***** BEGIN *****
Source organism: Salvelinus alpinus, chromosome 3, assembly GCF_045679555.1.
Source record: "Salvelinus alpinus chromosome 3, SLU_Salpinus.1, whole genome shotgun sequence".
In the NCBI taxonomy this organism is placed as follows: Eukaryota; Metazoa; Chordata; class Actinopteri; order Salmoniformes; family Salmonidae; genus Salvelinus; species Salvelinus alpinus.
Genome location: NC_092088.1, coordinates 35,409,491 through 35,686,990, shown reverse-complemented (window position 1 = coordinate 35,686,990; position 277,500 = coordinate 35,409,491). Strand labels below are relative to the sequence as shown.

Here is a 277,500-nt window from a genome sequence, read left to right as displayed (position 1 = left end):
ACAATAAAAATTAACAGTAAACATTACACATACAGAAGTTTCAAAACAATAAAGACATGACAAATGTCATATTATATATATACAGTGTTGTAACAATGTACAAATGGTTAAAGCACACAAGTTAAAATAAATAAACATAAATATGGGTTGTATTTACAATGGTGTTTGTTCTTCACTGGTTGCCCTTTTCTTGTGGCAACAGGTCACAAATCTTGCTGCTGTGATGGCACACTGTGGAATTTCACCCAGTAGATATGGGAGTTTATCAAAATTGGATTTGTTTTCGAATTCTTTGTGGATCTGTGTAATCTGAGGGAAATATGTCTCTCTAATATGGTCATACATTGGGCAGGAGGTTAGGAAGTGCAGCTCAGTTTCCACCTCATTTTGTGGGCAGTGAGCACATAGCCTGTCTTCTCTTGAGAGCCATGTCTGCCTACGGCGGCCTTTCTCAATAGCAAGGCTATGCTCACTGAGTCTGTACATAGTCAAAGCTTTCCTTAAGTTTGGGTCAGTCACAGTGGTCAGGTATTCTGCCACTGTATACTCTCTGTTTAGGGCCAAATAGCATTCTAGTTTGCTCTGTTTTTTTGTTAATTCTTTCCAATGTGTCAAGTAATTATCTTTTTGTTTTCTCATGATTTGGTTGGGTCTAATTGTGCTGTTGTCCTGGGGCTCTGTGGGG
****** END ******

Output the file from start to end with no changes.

Source organism: Salvelinus alpinus, chromosome 3, assembly GCF_045679555.1.
Source record: "Salvelinus alpinus chromosome 3, SLU_Salpinus.1, whole genome shotgun sequence".
In the NCBI taxonomy this organism is placed as follows: Eukaryota; Metazoa; Chordata; class Actinopteri; order Salmoniformes; family Salmonidae; genus Salvelinus; species Salvelinus alpinus.
Genome location: NC_092088.1, coordinates 35,409,491 through 35,686,990, shown reverse-complemented (window position 1 = coordinate 35,686,990; position 277,500 = coordinate 35,409,491). Strand labels below are relative to the sequence as shown.

Here is a 277,500-nt window from a genome sequence, read left to right as displayed (position 1 = left end):
ACAATAAAAATTAACAGTAAACATTACACATACAGAAGTTTCAAAACAATAAAGACATGACAAATGTCATATTATATATATACAGTGTTGTAACAATGTACAAATGGTTAAAGCACACAAGTTAAAATAAATAAACATAAATATGGGTTGTATTTACAATGGTGTTTGTTCTTCACTGGTTGCCCTTTTCTTGTGGCAACAGGTCACAAATCTTGCTGCTGTGATGGCACACTGTGGAATTTCACCCAGTAGATATGGGAGTTTATCAAAATTGGATTTGTTTTCGAATTCTTTGTGGATCTGTGTAATCTGAGGGAAATATGTCTCTCTAATATGGTCATACATTGGGCAGGAGGTTAGGAAGTGCAGCTCAGTTTCCACCTCATTTTGTGGGCAGTGAGCACATAGCCTGTCTTCTCTTGAGAGCCATGTCTGCCTACGGCGGCCTTTCTCAATAGCAAGGCTATGCTCACTGAGTCTGTACATAGTCAAAGCTTTCCTTAAGTTTGGGTCAGTCACAGTGGTCAGGTATTCTGCCACTGTATACTCTCTGTTTAGGGCCAAATAGCATTCTAGTTTGCTCTGTTTTTTTGTTAATTCTTTCCAATGTGTCAAGTAATTATCTTTTTGTTTTCTCATGATTTGGTTGGGTCTAATTGTGCTGTTGTCCTGGGGCTCTGTGGGG